English Muffin Recipe

English Muffins

Nothing can beat a homemade traditional English Muffin Recipe!

Nope, not even Thomas’!

Chock full of nooks and crannies just like they should be!

But did you know that the traditional English Muffin is both baked AND cooked on the griddle?



I know it may seem intimidating to make any kind of bread first of all, but once you see how simple this really is you will wonder why you waited so long!

The only thing you really need is a lot of time!

So I recommend to start this project at night just before bed and give yourself an hour in the morning to complete it.

Then it doesn’t seem like so much time dedicated, since most of it happens while you are asleep!

This recipe was adapted from the old archives of my 1995 Culinary Institute of America class notebook!

For those who are curious as to why I have a watermark throughout my entire video CLICK HERE

English Muffin Recipe
Prep time
Cook time
Total time
Serves: 16
  • Bread Flour 1⅓ cups (190g)
  • 55° F Water ¾ cup (180ml)
  • Yeast ¼ teaspoon (0.3g)
  • Bread Flour (4¼cup (575g)
  • 95° F Water 1½ cup (360ml)
  • Yeast 1 Tablespoon (9g)
  • Granulated Sugar 3 teaspoons (14g)
  • Salt 2 teaspoons (12g)
  • Unsalted Butter 2 tablespoons (28g)
  1. First we have to make what is called a Poolish or pre fermentation
  2. Combine the first measure of water and yeast and let stand for about 5 minutes to "prove" itself it will get slightly frothy as the yeast dissolves and basically springs to life .
  3. Add it to the first measure of flour and stir it to a sticky paste.
  4. Cover and get it to the refrigerator for 2 hours
  5. I do this at night just before I am going to bed because then you will take it out of the fridge and let it stand at room temperature for another 8 -10 hours.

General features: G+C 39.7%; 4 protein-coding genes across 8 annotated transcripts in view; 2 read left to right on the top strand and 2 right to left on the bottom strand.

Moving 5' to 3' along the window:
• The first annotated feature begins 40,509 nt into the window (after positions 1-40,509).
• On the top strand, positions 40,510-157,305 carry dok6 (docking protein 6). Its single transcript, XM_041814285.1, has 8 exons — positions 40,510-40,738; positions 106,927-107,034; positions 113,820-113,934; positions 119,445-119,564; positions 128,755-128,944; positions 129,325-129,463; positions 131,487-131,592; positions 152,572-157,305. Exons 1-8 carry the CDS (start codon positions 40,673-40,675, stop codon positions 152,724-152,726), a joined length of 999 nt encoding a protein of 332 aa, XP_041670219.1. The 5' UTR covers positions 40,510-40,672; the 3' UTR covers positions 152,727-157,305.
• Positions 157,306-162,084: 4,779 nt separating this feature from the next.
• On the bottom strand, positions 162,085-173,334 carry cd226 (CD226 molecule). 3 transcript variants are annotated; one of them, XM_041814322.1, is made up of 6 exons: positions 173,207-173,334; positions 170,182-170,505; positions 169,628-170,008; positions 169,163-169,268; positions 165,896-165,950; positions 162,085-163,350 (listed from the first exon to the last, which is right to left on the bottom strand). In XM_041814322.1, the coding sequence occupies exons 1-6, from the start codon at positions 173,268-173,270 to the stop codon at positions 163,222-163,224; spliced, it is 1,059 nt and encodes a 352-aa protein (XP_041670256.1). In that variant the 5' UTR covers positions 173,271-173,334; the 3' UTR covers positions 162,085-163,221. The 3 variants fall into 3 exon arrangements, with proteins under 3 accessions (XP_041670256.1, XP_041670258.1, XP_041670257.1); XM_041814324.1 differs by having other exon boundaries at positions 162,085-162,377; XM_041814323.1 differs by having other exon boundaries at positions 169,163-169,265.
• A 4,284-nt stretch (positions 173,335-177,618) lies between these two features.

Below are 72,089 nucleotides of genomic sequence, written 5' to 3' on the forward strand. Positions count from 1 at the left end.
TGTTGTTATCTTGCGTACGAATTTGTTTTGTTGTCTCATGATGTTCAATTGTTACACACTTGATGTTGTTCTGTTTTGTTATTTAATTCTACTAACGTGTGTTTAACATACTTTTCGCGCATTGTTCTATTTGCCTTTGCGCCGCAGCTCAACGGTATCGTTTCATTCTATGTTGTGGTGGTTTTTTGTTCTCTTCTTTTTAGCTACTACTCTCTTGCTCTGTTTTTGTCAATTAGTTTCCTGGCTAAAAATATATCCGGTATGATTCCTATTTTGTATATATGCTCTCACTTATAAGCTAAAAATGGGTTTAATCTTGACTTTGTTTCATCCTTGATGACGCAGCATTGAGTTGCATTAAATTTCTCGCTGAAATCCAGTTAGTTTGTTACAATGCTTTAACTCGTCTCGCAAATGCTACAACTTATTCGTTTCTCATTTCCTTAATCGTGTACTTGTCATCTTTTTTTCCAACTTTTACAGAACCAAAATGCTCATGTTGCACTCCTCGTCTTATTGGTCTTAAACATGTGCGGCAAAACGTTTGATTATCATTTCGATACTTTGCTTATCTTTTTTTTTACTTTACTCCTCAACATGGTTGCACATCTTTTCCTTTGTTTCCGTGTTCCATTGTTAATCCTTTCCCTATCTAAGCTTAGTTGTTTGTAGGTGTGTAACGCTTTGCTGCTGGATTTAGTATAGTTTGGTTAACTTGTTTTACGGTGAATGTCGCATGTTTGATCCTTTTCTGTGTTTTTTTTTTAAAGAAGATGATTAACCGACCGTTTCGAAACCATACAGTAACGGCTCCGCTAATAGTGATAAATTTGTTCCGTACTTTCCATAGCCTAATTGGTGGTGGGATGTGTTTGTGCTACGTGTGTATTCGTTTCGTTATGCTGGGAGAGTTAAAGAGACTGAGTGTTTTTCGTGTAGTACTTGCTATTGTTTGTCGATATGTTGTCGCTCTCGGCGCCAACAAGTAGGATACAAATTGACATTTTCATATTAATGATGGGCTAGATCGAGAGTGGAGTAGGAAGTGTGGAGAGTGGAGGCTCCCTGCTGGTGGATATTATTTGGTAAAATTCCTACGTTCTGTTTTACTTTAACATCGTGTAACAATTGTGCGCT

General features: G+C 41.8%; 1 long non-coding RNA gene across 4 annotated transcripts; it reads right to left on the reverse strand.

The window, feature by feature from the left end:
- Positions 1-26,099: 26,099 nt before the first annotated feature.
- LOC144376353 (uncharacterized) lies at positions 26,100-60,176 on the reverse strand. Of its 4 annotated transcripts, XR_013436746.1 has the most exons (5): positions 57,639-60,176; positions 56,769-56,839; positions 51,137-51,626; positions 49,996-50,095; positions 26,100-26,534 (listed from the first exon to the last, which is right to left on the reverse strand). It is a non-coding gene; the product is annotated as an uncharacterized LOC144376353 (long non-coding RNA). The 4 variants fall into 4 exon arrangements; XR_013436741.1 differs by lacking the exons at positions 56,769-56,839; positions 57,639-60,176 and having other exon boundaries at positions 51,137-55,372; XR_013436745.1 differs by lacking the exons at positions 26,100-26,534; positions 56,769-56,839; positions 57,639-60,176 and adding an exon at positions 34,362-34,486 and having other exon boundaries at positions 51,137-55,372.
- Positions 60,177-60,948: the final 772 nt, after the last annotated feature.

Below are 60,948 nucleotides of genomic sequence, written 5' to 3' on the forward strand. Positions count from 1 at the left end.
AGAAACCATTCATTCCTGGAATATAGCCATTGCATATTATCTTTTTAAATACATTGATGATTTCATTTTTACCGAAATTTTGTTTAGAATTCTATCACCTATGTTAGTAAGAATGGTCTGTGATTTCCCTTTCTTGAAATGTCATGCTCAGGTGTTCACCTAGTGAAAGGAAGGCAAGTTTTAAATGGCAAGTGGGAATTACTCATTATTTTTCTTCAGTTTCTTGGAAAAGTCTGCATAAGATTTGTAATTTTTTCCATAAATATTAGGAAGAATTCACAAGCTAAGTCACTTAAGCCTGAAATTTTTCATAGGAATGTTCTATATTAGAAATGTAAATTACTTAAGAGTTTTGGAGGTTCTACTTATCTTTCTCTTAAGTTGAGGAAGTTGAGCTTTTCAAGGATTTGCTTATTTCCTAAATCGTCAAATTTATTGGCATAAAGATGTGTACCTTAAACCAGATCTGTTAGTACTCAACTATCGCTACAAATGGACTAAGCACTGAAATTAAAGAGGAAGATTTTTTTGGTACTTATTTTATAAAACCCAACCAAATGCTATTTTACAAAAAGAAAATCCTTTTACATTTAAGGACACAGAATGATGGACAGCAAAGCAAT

6. The following day (or after 10 hours) you will prepare your main dough by combining the other measure of water and yeast together.
  7. Grate the cold butter into the flour and work it through with your fingertips
  8. Place the water & yeast mixture, the poolish from last night and the flour & butter mixture into the work bowl of your stand mixer
  9. Add the sugar & salt on top of that and then get it mixing with the dough hook attachment on low - medium speed to get it all nice and combined
  10. Continue mixing for about 4 more minutes, scrape the bowl to help it get mixed evenly and mix for another 2 minutes. Total of about 6 minutes
  11. Spray a bowl lightly with pan spray add the dough then cover it with plastic wrap and set it in a nice warm spot to double in size.
  12. Turn the dough out onto a lightly floured surface and fold it over onto itself as if you were folding a letter to fit in an envelope.
  13. Leave it on the work table but cover it with plastic and allow it to rest for another 15 minutes.
  14. Roll the dough to about ½" thick which will be approximately 10" X 11" rectangle
  15. I like to use cornmeal to prevent sticking since you dont want alot of flour on your finished muffins.
  16. Cut the dough 4 X 4 to get 16 equal sized muffins and place them onto a sheet pan with parchment or a silicone mat
  17. Next preheat the oven to 475°F and also get a large skillet onto the stove.
  18. You will first cook each muffin on a hot skillet to brown each side before baking.
  19. Transfer to a baking sheet and bake for about 6-8 minutes until fully baked and golden browned (or until the internal temperature reaches 205°F)